Rousseau, though he paid his respects to Plato's philosophy, rejected it as impractical due to the decayed state of society. Rousseau also had a different theory of human development; where Plato held that people are born with skills appropriate to different castes (though he did not regard these skills as being inherited), Rousseau held that there was one developmental process common to all humans. This was an intrinsic, natural process, of which the primary behavioral manifestation was curiosity. This differed from Locke's 'tabula rasa
Tabula rasa
Tabula rasa is the epistemological theory that individuals are born without built-in mental content and that their knowledge comes from experience and perception. Generally proponents of the tabula rasa thesis favour the "nurture" side of the nature versus nurture debate, when it comes to aspects...

' in that it was an active process deriving from the child's nature, which drove the child to learn and adapt to its surroundings.

Rousseau wrote in his book Emile
Emile: Or, On Education
Émile, or On Education is a treatise on the nature of education and on the nature of man written by Jean-Jacques Rousseau, who considered it to be the “best and most important of all my writings”. Due to a section of the book entitled “Profession of Faith of the Savoyard Vicar,” Émile was be...

that all children are perfectly designed organisms, ready to learn from their surroundings so as to grow into virtuous adults, but due to the malign influence of corrupt society, they often fail to do so. Rousseau advocated an educational method which consisted of removing the child from society—for example, to a country home—and alternately conditioning him through changes to environment and setting traps and puzzles for him to solve or overcome.

Rousseau was unusual in that he recognized and addressed the potential of a problem of legitimation for teaching. He advocated that adults always be truthful with children, and in particular that they never hide the fact that the basis for their authority in teaching was purely one of physical coercion: "I'm bigger than you." Once children reached the age of reason, at about 12, they would be engaged as free individuals in the ongoing process of their own.

He once said that a child should grow up without adult interference and that the child must be guided to suffer from the experience of the natural consequences of his own acts or behaviour. When he experiences the consequences of his own acts, he advises himself.

Mortimer Jerome Adler



Date: 1902-2001

Mortimer Jerome Adler was an American philosopher, educator, and popular author. As a philosopher he worked within the Aristotelian
Aristotelianism
Aristotelianism is a tradition of philosophy that takes its defining inspiration from the work of Aristotle. The works of Aristotle were initially defended by the members of the Peripatetic school, and, later on, by the Neoplatonists, who produced many commentaries on Aristotle's writings...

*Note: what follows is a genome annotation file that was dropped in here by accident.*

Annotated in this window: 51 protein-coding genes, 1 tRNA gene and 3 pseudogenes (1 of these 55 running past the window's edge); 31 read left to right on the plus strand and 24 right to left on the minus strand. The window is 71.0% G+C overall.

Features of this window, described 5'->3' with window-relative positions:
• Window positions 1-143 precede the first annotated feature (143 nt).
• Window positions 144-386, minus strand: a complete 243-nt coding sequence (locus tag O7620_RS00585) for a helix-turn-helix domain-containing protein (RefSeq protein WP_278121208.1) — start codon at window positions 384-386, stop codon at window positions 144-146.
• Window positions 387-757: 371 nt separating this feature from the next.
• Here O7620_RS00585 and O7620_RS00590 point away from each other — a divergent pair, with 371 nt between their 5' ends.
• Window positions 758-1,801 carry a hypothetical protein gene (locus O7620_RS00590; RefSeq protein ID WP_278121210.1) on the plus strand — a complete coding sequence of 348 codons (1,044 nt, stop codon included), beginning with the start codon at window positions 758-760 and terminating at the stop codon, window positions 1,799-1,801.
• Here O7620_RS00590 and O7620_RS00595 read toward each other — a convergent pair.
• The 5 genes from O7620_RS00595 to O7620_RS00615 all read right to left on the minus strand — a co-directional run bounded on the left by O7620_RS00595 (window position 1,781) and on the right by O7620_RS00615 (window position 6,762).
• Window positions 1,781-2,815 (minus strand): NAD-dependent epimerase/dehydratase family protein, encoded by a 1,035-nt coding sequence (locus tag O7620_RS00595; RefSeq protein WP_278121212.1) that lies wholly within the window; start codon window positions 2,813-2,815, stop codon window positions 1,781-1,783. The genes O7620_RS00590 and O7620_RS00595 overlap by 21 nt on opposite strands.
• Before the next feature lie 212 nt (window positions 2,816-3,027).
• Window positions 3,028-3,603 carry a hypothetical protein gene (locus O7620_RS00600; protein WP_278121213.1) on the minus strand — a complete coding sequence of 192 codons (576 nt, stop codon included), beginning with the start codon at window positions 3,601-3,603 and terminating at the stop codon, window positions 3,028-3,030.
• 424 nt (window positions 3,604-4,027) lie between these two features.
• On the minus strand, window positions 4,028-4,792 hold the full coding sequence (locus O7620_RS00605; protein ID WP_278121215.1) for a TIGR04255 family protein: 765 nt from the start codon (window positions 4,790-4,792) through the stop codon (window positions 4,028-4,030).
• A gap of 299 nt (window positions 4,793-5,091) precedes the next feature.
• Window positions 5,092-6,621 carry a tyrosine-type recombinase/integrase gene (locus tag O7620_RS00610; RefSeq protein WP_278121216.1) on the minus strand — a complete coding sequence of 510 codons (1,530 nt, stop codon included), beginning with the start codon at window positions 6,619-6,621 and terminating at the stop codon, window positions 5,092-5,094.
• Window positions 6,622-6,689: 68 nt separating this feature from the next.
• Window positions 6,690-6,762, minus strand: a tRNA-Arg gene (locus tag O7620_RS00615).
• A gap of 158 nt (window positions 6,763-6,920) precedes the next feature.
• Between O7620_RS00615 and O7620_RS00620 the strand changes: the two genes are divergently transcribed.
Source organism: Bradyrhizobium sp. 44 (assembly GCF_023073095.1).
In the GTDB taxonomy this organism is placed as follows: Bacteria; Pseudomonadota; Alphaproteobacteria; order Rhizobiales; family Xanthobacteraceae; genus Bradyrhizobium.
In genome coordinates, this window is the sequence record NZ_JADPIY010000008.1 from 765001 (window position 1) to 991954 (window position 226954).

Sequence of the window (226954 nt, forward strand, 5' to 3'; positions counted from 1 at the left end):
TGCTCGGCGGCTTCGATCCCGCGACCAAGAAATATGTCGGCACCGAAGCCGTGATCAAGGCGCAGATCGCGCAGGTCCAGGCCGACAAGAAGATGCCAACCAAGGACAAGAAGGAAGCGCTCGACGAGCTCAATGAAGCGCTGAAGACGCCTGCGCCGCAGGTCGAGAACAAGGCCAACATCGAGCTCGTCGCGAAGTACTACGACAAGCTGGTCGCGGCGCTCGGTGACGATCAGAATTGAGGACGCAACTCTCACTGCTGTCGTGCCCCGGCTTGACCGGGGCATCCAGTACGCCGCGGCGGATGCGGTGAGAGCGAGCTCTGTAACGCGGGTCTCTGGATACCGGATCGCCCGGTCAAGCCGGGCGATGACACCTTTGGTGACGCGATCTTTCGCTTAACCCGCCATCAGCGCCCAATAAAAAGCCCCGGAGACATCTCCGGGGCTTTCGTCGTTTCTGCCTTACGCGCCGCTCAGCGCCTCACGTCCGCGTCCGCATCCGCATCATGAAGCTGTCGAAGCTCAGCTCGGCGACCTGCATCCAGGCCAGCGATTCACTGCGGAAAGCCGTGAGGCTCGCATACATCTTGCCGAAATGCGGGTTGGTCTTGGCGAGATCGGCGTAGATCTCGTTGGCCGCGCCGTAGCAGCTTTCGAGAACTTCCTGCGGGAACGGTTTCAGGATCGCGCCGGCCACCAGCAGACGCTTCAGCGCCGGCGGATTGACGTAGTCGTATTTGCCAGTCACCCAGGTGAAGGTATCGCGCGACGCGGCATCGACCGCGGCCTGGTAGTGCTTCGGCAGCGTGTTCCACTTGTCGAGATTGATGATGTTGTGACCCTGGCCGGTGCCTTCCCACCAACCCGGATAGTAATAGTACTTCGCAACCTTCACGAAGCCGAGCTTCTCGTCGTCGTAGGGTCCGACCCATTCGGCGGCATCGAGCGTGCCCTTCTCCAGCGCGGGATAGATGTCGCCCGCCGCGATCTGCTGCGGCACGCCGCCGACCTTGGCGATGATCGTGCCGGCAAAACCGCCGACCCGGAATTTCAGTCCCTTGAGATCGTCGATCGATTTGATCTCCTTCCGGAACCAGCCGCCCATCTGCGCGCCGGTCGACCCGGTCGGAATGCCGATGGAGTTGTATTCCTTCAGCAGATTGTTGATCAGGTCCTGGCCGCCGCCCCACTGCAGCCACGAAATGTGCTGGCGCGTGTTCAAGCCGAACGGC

and Thomistic traditions. He lived for the longest stretches in New York City
New York City
New York is the most populous city in the United States and the center of the New York Metropolitan Area, one of the most populous metropolitan areas in the world. New York exerts a significant impact upon global commerce, finance, media, art, fashion, research, technology, education, and...

, Chicago
Chicago
Chicago is the largest city in the US state of Illinois. With nearly 2.7 million residents, it is the most populous city in the Midwestern United States and the third most populous in the US, after New York City and Los Angeles...

, San Francisco, and San Mateo, California
San Mateo, California
San Mateo is a city in San Mateo County, California, United States, in the San Francisco Bay Area. With a population of approximately 100,000 , it is one of the larger suburbs on the San Francisco Peninsula, located between Burlingame to the north, Foster City to the east, Belmont to the south,...

. He worked for Columbia University
Columbia University
Columbia University in the City of New York is a private, Ivy League university in Manhattan, New York City. Columbia is the oldest institution of higher learning in the state of New York, the fifth oldest in the United States, and one of the country's nine Colonial Colleges founded before the...

, the University of Chicago
University of Chicago
The University of Chicago is a private research university in Chicago, Illinois, USA. It was founded by the American Baptist Education Society with a donation from oil magnate and philanthropist John D. Rockefeller and incorporated in 1890...

, Encyclopædia Britannica
Encyclopædia Britannica
The Encyclopædia Britannica , published by Encyclopædia Britannica, Inc., is a general knowledge English-language encyclopaedia that is available in print, as a DVD, and on the Internet. It is written and continuously updated by about 100 full-time editors and more than 4,000 expert...

, and Adler's own Institute for Philosophical Research. Adler was married twice and had four children. Adler was a proponent of educational perennialism
Educational perennialism
Perennialists believe that one should teach the things that one deems to be of everlasting importance to all people everywhere. They believe that the most important topics develop a person. Since details of fact change constantly, these cannot be the most important. Therefore, one should teach...

.

Harry S. Broudy



Date: 1905-1998